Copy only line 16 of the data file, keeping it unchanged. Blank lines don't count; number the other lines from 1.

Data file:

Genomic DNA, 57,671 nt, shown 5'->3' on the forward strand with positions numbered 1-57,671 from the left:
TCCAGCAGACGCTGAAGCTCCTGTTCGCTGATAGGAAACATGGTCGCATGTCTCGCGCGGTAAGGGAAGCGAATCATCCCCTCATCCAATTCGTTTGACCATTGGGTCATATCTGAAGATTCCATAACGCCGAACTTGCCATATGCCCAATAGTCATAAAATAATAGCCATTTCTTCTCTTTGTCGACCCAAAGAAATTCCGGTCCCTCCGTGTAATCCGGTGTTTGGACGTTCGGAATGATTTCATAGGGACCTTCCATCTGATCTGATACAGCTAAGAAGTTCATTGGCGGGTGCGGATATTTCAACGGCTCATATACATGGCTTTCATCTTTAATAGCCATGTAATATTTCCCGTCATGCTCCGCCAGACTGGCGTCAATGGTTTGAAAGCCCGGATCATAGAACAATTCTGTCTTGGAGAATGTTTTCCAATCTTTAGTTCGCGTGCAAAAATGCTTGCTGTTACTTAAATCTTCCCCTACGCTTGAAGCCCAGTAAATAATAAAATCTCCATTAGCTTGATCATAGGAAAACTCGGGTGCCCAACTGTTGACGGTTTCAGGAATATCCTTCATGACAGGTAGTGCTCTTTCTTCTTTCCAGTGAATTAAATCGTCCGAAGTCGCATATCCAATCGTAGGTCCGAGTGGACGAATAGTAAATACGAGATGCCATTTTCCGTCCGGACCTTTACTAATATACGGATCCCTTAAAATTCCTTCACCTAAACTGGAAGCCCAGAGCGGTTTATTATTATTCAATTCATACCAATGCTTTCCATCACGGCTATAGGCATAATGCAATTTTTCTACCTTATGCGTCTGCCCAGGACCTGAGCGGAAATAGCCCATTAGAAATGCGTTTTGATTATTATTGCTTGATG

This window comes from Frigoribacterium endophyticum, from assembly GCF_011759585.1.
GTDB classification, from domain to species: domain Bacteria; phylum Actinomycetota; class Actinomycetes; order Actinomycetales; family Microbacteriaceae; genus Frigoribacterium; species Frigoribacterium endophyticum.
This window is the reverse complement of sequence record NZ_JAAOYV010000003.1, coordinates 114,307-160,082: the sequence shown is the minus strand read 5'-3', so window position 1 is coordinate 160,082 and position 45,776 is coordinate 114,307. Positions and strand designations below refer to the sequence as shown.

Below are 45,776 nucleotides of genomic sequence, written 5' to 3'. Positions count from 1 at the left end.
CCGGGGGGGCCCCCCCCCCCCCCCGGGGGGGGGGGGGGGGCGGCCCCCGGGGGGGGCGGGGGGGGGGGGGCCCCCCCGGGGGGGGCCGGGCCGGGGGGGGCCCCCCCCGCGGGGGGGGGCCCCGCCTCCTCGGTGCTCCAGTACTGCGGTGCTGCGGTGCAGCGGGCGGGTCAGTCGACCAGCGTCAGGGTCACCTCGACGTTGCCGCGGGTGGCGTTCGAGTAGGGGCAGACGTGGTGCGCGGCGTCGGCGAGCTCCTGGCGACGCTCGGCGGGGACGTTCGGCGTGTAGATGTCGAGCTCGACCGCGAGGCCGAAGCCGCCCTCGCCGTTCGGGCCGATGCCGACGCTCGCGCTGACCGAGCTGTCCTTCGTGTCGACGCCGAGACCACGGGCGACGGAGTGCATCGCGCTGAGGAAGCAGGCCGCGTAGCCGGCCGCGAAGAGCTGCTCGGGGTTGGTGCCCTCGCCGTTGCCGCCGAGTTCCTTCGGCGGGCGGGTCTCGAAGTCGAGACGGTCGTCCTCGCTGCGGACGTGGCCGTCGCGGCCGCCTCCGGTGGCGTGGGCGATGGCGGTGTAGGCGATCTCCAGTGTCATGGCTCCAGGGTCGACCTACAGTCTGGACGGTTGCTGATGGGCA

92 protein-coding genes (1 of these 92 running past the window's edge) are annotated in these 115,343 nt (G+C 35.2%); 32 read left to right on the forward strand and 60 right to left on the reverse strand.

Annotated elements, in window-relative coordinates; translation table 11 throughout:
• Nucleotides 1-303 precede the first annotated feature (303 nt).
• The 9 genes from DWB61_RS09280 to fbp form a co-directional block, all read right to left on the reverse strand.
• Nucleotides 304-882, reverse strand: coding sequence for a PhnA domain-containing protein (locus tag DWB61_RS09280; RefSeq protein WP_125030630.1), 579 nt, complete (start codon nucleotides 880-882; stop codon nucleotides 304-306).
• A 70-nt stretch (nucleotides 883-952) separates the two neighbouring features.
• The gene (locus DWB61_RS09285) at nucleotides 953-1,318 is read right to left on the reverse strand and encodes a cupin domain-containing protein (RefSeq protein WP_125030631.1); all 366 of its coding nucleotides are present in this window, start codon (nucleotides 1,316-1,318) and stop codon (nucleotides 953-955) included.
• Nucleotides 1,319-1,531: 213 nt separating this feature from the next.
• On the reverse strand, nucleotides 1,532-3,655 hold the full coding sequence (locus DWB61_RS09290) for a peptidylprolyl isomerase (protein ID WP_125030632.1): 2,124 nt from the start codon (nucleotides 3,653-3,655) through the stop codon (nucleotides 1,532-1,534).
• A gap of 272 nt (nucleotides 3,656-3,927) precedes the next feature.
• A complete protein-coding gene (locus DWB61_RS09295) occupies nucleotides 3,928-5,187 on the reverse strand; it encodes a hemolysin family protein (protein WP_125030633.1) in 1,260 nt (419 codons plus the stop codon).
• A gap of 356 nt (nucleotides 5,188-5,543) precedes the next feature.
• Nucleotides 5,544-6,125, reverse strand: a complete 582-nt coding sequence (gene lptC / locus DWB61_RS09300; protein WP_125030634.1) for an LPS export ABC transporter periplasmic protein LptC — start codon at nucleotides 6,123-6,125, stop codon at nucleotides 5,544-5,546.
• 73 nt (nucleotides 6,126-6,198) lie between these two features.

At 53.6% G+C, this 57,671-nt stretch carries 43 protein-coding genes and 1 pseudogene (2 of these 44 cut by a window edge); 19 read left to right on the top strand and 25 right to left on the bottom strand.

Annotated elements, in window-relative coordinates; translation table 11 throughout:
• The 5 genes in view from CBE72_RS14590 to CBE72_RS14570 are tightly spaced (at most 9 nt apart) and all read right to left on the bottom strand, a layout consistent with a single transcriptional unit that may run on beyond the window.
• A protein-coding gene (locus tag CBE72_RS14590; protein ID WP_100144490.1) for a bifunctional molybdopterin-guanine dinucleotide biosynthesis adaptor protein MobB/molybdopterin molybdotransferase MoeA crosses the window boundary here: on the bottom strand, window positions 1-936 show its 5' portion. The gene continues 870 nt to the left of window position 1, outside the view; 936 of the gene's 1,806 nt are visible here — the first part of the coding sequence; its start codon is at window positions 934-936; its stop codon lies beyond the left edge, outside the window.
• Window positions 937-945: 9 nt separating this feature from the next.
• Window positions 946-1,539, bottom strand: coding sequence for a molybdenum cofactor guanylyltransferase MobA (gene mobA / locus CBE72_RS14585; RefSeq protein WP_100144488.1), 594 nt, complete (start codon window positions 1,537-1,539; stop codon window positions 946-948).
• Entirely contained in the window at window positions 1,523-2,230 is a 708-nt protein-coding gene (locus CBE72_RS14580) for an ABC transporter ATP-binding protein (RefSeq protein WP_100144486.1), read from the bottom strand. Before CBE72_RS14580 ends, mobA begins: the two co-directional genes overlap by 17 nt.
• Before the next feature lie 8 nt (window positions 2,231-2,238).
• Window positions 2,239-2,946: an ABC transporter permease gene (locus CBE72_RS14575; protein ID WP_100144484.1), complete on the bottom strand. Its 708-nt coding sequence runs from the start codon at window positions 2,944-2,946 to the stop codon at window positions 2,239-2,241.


• On the reverse strand, nucleotides 1,532-3,655 hold the full coding sequence (locus DWB61_RS09290) for a peptidylprolyl isomerase (protein ID WP_125030632.1): 2,124 nt from the start codon (nucleotides 3,653-3,655) through the stop codon (nucleotides 1,532-1,534).